Soundweaves - The Pitt Rivers Museum


Basketry Plus is a group of artists and makers who aim to push the boundaries of basket making and introduce the craft to a wider audience. Their members share a passion for experimentation, and exploring the potential of new designs and materials. The pieces in the Soundweaves exhibition respond not just to baskets in the Museum's collections, but also to musical instruments and other artefacts with interesting textures, patterns and shapes. The works explore the universal importance of sound and music, and by lifting objects out of their historical and cultural contexts, they combine traditional and contemporary techniques to re-invigorate a long-established craft. The sound clips connected to each piece represent the sound it makes, the sound made by the materials used, or relate to the source of inspiration.
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Norma Adams

“I was inspired by the folded form of a skin bagpipe at rest and used soft sisal and the split-braid technique – which produces asymmetric, organic shapes – to suggest this relaxed structure. I dyed the sisal in more than 20 shades of brown and buff to evoke the tones of aged animal skin. I attached bells, which, like the sustained drone notes of a bagpipe, also possess a resonating quality. For me the sound of tune and drone is very evocative & takes me to another place.” 


Floating and Sinking

Margaret Sparks

“I used a variety of materials including cotton and synthetic thread, paper tape, and old clay tobacco pipe stems, and assembled them using netting and plaiting techniques.”


Sound Traps

Maggie Smith

“This work was inspired by a group of circular wheel traps in the Museum. I found the traps visually pleasing, especially their textures and patterns, and the way your eye was drawn to the centre. Laying aside the functional requirement of physical entrapment increased the range of materials open to me, allowed me to enhance this ‘visual’ entrapment, and introduce the added dimension of sound.”


Silver Rattle

Joyce Hicks

“A rattle is a percussion instrument which produces a sound when shaken - a shaken idiophone – the objects enclosed rattling against each other and the walls of the rattle. My 'rattling objects' are plaited paper balls enclosed in a randomly looped wire container worked in an open manner so the balls are visible.”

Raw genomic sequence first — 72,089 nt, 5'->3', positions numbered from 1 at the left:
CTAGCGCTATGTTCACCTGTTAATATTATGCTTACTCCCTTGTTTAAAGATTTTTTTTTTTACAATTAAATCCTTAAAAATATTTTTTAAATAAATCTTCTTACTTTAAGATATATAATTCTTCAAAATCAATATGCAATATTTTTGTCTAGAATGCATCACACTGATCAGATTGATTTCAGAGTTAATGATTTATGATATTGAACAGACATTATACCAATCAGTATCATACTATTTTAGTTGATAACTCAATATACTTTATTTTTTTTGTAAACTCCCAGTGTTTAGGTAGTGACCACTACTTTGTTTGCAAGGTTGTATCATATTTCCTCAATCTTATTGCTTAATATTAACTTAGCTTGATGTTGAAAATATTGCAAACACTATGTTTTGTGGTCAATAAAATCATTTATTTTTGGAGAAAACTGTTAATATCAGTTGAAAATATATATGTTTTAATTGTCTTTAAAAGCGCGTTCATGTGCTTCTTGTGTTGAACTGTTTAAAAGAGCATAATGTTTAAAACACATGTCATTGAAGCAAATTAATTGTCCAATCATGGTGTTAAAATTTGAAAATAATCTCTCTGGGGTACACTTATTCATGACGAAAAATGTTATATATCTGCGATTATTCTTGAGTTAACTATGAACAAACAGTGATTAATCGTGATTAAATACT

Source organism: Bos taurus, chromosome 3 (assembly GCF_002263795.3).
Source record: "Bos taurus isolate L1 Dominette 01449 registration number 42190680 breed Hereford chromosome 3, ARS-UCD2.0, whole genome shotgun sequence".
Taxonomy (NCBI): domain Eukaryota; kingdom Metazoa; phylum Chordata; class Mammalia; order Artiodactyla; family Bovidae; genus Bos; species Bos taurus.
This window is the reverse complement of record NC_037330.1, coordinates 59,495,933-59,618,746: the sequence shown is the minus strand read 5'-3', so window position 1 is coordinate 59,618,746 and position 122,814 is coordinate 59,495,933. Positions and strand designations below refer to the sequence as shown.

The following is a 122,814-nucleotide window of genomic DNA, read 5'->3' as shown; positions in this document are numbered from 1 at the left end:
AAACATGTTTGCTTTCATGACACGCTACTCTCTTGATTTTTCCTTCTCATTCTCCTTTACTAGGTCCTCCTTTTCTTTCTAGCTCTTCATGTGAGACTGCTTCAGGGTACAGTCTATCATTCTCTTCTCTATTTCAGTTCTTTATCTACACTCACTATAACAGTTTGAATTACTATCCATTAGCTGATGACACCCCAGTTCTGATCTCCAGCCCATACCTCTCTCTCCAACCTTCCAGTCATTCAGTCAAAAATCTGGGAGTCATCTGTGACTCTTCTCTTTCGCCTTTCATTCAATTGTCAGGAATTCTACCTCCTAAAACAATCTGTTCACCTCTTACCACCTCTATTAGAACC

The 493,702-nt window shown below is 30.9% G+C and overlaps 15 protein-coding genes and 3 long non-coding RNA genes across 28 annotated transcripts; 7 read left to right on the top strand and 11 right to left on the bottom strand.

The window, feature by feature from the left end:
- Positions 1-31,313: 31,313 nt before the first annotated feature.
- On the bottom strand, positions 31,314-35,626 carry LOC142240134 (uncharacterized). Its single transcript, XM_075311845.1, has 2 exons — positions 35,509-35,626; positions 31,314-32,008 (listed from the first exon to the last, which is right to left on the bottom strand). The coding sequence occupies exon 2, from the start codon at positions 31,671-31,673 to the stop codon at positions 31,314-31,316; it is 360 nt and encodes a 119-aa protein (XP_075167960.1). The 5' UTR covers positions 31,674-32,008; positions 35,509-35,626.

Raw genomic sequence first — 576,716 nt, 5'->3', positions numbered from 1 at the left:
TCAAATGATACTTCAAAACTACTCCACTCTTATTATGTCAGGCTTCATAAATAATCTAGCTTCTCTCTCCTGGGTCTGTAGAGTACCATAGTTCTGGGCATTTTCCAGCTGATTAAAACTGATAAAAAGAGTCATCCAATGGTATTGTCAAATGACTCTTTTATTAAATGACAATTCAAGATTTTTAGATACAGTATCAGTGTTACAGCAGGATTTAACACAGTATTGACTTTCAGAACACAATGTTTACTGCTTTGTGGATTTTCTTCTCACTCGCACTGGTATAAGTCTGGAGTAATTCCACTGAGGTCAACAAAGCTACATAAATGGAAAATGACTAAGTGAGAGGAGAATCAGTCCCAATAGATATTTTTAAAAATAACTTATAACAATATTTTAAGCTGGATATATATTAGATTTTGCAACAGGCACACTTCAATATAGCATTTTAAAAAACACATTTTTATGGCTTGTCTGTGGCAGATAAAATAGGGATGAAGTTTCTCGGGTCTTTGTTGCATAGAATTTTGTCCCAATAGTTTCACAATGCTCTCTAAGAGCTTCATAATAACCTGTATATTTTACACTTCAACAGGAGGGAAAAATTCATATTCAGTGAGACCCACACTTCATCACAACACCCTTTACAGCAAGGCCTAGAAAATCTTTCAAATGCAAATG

Blue Trumpet

Joan West

“The only thing I wanted to say about the trumpet is that I had no idea what sound it would make and that it turned out to be a little mournful.”


Wired for Sound

Anne Ratnarajah

"A juju rattle from Cameroon made from antelope horn with a colourful covering of beadwork inspired my piece. I have used copper wire which is particularly used with ceremonial pieces in southern Africa. Combining the wire with semi-precious stones gives the work a sense of value and richness."


The Calling Bells

Suni Lopez


Sound with Movement

Geraldine Poore

Inspiration for this piece was a fish-catching basket scoop of twill-plaited cane, from India. I was attracted to the way rhythmic, complex patterns of weaving had been used in such an informal manner to create the scoop. Essentially a piece of fabric had been woven, or perhaps recycled from another object, into a functional scoop.


Jingle Bells

Elaine Kingsford



Rachel Max

"There is no such thing as silence. Something is always happening that makes sound. Wherever we are, what we hear is mostly noise. When we ignore it, it disturbs us. When we listen to it, we find it fascinating: the sound of a truck at fifty miles per hour; static between the stations; rain. We want to capture and control these sounds, to use them not as sound effects but as musical instruments." 
Silence by John Cage (1961)


Trio (Mad Musical Melodies)

Lorraine Gilmore

My work is inspired by several objects in the Museum including Burmese footballs and mad weave baskets from Malaysia. The materials are a mixture of classical music scores and those from popular songs of the 1930s and 40s. My recording echoes the weaving by crashing music from the different eras together in a ‘mad mix’.



Sherry Doyal plus Uncle Fred Taylor (deceased) 

“The word bangle in Hindi and refers to glass bangles which sound as they clatter together or brush against a surface. Basketry materials do not. The North West Coast peoples of North America make bangles of the type of cordage used to make ceremonial regalia.  Cedar wood is important to the societies where family women are often the weavers who make the regalia, while men carve and make the wooden frame drums used in the ceremonies. My piece is bangles within a wooden nut bowl (which has an anvil and hammer) made by my deceased Uncle.”